Corporate social responsibility advocates for the consideration of stakeholders’ interests in the decision making the process as compared to the interests of the shareholders. The Australian Insitute of Company Directors, on the other hand, advocate for shareholders’ interests above the interest of all stakeholders. Why should we all put the interest of our shareholders above those of our stakeholders? Shareholders are considered the largest stakeholders in the company because they are directly affected by the short-term or long-term performance of the company. Company directors have been assigned the responsibility for overseeing and ensuring the long-term success of a company. This report aims to elaborate on why company directors should consider the interests of shareholders above those of stakeholders as put across by the Australian Institute of Company Directors (AICD).
Structure of the Report
- Differences between stakeholders and shareholders and their role in the company
- The Shareholder Primacy Theory
- Why Directors should consider the interests of shareholders above those of stakeholder
- Conclusion and Recommendations
Stakeholders Vs. Shareholders
While shareholders can be considered the stakeholders of a company, stakeholders are not accredited as shareholders in a corporation. Company stakeholders entail individuals or parties interested in the performance of the company for diverse reasons. Stakeholders are composed of employees, who depend on their wages in the company to earn a living, customers, who rely on the company’s goods and services, suppliers, bondholders, among many more parties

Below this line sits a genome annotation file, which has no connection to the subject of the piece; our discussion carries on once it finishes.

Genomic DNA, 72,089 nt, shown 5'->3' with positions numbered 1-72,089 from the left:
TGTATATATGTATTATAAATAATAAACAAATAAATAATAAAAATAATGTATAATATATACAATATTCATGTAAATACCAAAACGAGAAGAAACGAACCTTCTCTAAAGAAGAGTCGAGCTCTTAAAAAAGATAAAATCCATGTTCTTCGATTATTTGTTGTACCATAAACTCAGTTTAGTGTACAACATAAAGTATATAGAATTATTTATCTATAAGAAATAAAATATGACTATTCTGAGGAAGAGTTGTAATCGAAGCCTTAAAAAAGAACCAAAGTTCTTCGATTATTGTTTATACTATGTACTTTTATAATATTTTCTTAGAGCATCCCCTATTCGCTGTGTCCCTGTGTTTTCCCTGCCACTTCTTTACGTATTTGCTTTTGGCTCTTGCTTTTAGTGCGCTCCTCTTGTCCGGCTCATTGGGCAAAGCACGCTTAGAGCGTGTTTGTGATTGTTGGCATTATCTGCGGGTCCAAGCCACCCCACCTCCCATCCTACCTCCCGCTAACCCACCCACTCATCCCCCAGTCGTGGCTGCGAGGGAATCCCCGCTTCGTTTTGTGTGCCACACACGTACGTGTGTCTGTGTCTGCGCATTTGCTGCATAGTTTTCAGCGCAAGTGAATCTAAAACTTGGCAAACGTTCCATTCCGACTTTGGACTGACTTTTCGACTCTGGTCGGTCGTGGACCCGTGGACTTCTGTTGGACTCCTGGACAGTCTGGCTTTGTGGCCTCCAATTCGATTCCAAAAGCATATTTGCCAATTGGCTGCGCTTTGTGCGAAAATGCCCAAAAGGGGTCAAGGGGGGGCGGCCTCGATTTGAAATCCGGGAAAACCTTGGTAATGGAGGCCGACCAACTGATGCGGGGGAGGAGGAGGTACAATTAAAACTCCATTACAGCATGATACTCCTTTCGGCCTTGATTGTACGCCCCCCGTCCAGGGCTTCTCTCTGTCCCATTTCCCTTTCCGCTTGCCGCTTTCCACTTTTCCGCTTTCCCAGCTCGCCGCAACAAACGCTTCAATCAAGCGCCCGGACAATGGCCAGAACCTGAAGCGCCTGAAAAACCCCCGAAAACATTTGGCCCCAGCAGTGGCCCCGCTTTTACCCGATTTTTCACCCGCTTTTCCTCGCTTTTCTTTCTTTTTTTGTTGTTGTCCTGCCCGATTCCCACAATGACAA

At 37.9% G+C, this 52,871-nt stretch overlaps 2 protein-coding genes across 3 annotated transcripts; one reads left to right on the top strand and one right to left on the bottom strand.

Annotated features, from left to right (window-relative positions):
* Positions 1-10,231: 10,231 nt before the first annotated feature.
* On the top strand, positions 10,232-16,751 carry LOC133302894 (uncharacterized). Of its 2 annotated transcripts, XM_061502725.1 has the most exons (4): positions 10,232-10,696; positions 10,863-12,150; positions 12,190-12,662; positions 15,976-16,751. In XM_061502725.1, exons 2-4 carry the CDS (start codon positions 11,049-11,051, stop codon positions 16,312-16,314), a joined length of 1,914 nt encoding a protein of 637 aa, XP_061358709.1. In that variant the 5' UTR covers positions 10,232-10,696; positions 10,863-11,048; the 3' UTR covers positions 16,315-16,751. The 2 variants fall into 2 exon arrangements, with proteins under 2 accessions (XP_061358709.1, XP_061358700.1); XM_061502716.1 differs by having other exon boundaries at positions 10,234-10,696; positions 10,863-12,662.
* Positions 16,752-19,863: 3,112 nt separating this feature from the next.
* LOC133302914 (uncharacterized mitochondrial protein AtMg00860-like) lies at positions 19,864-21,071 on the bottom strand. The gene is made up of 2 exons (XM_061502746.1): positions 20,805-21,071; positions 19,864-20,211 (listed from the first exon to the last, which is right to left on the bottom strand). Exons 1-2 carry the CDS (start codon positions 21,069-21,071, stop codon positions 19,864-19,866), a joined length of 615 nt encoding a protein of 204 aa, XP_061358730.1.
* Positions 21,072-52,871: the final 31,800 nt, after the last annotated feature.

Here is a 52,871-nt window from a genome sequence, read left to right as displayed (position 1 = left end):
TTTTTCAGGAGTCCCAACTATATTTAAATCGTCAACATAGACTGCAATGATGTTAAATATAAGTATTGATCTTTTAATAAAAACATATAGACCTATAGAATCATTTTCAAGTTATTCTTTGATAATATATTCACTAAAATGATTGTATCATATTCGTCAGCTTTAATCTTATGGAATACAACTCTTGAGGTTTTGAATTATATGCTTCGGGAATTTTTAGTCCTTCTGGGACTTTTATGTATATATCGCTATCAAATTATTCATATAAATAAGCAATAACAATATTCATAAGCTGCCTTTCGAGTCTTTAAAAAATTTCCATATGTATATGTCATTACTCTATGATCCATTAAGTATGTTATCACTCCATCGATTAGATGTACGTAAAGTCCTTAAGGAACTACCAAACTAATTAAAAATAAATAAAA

Role of Stakeholders in the Company
Long-term company Relationships
Stakeholders are considered important to the company since they contribute to the sustainability of the company through positive long-term relationships with the company.
Stakeholders can positively impact the success of the company through feedback, which is meant to enhance product development.
Corporate Social Responsibility
Corporate social responsibility is perceived a significant factor in enhancing company success. By portraying a sense of identity through company stakeholders, companies are more likely to thrive in the market.
Shareholders, on the other hand, form part of the company’s ownership, but are limited by the number of shares they own in the company. The decision-making power, personal liability and profit entitlement among shareholders are, therefore, limited to the number of shares owned by the company.
Role of Shareholders in the Company
Shareholders have the ultimate role of investing in the company shares
Upon dissolving of the business, shareholders have the responsibility of contributing to the debts of the company within their liability (Mallin, 2013).
Powers of Directors
Shareholders must appoint company directors, decide on the powers of the directors, including their salaries, relieving directors from their positions and making exceptional decisions beyond the powers of the directors (Mallin, 2013).
The Shareholder Primacy Theory
The shareholder primacy theory advocates for the consideration of shareholders’ interests above those of other stakeholders. The origin of the theory can be traced back to the 1930’s debate between Berle and Dodd regarding the characteristics and future of the corporate law (Stewart Jr, 2010). Precisely, the debate revolved around the central idea that shareholders were company owners and that corporations have the responsibility of operating within the interest of shareholders. Therefore, according to the theory, directors have the duty of ensuring the sustainability of the business for the benefit of the company shareholders. Fundamentally, the shareholders primacy theory relied on Milton Friedman’s perspective of the purpose of companies. Precisely, according to Milton Friedman, companies should strive to enhance their profitability, to remain competitive in the market (Smith, 2017).